New PET tracers reveal the presence of tumors that were difficult to see before.
"We're particularly excited about Dototate, a peptide that binds to somatostatin receptors," said Jonathan McConathy, MD, PhD, Director of the Division of Molecular Imaging and Therapeutics at UAB. "It's a type tracer that we refer to as a theranostic, combining both diagnostic and therapeutic properties. In addition to helping us detect neuroendocrine cancers, it is available in a form that delivers targeted radiation to malignant cells in a type of cancer that often has few other treatment options."
Another area where current research is improving diagnosis and treatment is in prostate cancer.
"Different PET tracers bind to receptors in different types of tumors. Agents used with other types of cancer haven't worked with prostate tumors, but our researchers are working with Fluciclovine, an amino acid tracer that shows high uptake in prostate cancer cells," McConathy said. "Since it helps to detect which lymph nodes are involved, it should help to improve outcomes. It could also help some patients with less advanced cancers avoid the need for surgery."
A new estradiol tracer awaiting FDA approval could be helpful in monitoring estrogen in women with metastatic breast cancer. Another advance already available at UAB combines PET scans with a simultaneous MRI.
"Most of the time we're combining simultaneous PET and CT to give us a clearer view of what's going on, the morphology and more diagnostic information. But there are certain types of cancers where an MRI can tell us more. Now we have the option of using a simultaneous PET scan and MRI when needed," McConathy said.
For some time now, tracers have allowed precision targeting of tumors for both radiotherapy and surgery. New agents are now being developed that will allow monitoring of T-cells and other elements of the immune system. This should offer major advantages in tracking immune therapies used against cancer. It also has great potential for assisting in research into disorders that arise from the immune system.
Drug development is another area where new and better tracers are moving health care forward.
"Agents that track a drug could show where it is active and whether it crosses the blood brain barrier or reaches another target area. It could save months of delay and help researchers fine tune the optimum approach to drug delivery," McConathy said. "In clinical trials, researchers could see if the drug is getting where it needs to be without the need for biopsy or waiting six months or more to see how participants are doing."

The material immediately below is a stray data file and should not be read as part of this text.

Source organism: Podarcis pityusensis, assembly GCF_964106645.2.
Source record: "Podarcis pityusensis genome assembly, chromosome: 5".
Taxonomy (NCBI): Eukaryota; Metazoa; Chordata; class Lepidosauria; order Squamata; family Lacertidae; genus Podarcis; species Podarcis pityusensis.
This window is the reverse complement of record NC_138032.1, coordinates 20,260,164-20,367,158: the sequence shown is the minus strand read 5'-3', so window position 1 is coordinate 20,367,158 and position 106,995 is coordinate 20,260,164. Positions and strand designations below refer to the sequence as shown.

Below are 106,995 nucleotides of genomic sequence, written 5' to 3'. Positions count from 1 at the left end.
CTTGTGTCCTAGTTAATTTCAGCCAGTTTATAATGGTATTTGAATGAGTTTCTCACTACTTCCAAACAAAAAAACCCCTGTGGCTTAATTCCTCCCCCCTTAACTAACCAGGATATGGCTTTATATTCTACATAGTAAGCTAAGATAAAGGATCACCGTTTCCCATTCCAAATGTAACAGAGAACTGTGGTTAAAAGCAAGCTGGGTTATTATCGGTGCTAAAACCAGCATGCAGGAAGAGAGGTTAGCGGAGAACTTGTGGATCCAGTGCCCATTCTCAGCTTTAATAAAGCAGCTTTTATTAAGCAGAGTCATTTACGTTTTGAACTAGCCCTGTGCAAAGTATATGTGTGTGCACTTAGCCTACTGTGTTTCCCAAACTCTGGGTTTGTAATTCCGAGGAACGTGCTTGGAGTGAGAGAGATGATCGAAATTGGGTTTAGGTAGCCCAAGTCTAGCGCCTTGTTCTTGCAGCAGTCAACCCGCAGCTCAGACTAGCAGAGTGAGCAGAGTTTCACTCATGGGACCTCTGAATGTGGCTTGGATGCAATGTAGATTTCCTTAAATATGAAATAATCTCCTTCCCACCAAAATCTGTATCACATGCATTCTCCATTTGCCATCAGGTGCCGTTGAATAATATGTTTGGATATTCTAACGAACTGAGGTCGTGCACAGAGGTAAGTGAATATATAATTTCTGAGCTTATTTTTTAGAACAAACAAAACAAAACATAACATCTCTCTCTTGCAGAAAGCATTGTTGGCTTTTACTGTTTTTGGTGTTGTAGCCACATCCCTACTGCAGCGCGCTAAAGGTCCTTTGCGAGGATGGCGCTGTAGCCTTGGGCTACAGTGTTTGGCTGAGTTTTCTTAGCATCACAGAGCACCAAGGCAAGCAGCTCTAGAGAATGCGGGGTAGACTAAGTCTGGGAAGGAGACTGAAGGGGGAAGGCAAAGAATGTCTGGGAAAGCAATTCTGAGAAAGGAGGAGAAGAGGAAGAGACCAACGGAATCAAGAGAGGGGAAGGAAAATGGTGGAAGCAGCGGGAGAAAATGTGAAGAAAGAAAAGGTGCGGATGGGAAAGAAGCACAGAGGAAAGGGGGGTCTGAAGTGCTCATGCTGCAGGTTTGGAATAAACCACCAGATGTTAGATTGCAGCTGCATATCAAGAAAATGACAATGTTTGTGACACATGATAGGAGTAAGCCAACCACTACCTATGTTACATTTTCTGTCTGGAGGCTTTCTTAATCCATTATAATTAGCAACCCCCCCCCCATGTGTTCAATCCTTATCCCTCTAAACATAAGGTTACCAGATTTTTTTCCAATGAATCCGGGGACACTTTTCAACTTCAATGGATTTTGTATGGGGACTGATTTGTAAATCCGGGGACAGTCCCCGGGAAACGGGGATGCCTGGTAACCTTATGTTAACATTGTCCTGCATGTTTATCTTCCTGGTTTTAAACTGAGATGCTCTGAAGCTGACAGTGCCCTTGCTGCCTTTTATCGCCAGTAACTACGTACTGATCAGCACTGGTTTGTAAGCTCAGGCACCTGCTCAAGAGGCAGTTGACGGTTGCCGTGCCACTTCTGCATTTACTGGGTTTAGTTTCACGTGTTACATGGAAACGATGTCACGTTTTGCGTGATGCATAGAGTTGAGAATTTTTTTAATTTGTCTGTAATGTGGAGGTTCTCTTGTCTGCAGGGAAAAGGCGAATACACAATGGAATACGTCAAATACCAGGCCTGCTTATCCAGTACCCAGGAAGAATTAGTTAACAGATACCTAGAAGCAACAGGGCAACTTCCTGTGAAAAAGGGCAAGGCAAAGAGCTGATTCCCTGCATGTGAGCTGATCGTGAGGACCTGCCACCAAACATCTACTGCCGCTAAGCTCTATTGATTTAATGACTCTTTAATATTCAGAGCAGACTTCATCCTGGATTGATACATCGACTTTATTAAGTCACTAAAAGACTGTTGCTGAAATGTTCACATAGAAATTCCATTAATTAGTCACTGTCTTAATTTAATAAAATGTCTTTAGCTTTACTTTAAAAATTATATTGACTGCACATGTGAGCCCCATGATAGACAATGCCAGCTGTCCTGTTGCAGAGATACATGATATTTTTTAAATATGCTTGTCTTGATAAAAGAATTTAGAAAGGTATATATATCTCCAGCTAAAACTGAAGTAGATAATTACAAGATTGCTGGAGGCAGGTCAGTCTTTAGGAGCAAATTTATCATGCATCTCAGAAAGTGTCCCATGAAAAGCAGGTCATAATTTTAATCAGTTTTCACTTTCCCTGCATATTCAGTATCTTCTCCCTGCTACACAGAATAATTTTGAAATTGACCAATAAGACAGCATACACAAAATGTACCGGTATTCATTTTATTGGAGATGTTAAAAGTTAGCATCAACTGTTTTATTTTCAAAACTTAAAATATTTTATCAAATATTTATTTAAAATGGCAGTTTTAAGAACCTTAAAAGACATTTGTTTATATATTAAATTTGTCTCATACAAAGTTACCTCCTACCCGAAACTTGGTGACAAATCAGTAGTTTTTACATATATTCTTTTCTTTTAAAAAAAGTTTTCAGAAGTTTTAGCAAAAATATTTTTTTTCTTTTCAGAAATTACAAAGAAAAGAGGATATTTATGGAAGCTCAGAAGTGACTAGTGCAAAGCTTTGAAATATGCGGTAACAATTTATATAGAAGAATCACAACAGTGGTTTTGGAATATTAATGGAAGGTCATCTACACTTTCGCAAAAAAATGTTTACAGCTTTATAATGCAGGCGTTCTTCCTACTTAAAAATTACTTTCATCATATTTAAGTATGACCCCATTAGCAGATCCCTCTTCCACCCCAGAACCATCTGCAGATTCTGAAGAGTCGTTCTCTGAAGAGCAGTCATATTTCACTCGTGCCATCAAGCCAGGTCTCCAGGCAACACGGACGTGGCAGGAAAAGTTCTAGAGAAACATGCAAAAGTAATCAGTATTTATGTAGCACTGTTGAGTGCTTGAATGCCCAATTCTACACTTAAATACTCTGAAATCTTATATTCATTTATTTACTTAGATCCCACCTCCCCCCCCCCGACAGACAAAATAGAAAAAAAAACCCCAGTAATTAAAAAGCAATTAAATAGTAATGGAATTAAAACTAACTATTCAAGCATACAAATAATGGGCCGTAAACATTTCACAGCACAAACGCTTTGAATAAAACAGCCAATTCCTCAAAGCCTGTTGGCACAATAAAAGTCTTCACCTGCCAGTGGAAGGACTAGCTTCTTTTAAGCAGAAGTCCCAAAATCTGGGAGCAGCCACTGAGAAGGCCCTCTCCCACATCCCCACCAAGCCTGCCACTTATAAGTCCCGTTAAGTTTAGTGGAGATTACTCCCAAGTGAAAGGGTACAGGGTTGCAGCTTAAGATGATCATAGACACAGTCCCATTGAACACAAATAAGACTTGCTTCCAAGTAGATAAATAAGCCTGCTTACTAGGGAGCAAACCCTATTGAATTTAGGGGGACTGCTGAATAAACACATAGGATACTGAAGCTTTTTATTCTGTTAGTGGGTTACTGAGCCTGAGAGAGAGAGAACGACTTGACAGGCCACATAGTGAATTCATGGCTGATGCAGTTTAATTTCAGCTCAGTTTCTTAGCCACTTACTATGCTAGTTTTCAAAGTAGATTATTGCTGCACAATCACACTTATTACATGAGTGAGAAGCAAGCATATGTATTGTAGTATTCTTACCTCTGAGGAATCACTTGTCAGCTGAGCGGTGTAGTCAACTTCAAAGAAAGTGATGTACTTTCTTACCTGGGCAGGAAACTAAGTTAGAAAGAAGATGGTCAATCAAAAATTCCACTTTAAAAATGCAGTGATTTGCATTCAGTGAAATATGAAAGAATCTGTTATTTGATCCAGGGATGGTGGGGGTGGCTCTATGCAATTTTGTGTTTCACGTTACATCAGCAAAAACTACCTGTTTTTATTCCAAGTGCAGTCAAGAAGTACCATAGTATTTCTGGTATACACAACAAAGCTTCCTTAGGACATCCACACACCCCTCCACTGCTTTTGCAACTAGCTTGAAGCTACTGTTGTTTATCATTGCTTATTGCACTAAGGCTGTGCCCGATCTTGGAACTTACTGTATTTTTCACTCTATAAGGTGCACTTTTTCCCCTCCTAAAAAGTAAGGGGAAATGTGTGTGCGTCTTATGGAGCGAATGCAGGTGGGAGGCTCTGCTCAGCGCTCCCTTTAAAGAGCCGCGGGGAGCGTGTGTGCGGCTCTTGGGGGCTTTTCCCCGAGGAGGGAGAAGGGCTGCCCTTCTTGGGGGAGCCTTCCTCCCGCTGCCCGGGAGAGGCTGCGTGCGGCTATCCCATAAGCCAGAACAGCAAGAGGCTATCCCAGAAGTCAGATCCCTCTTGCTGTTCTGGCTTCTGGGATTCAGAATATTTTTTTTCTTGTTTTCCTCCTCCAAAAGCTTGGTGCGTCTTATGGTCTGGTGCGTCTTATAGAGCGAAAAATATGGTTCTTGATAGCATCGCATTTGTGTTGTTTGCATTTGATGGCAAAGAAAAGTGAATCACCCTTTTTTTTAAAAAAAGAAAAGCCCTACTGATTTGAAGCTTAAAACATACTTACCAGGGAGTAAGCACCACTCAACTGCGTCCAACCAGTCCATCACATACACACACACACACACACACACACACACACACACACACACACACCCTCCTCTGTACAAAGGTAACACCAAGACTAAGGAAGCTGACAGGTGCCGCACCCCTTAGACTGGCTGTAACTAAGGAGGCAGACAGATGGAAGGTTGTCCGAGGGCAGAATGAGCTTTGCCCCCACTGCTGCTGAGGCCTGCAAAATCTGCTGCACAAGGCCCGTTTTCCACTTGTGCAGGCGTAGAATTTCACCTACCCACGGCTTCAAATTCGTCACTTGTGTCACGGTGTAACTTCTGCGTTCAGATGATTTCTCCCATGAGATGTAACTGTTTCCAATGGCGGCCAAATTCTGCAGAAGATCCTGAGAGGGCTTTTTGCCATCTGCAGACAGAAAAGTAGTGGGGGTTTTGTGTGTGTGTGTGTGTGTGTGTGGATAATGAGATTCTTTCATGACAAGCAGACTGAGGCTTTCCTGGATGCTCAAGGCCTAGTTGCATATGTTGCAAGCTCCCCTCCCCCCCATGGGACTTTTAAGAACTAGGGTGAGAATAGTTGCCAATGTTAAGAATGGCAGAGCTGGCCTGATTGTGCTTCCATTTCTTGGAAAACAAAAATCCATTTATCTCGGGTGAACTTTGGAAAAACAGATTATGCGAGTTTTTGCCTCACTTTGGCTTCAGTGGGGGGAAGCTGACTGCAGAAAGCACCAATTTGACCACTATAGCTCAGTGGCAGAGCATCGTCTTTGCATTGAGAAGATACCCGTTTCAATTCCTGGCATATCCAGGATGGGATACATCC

Beyond molecular imaging where McConathy focuses most of his efforts, other advances in imaging are playing a role in both research and better patient care.
"Real time fluorescence allows surgeons to see the margins of tumors as they operate so they can remove the cancer with good margins," he said. "As we develop new and better tracer agents, we should continue to improve the ability to precision target therapies."
Many of the advances in imaging are also making a difference in other types of conditions such as neurological and cardiovascular disorders.
"A tracer that attaches to infected heart cells shows us whether an infection is present and exactly which areas need treatment," McConathy said. "There is no need for the risk of a biopsy or the chance of missing the right area.
"Another wonderful thing about PET agents, especially compared to other forms of imaging, is that such a very small mass of tracer is necessary that we rarely, if ever, see side effects or allergic reactions. It's just about unheard of."
McConathy also emphasized UAB's commitment to making its advanced imaging technologies accessible to the people of Alabama and making the PET tracers it produces available to other imaging sites around the state.
"It's an exciting time for molecular imaging and therapy," he said. "As more new tracers are developed and approved for use, precision care for patients will continue to improve."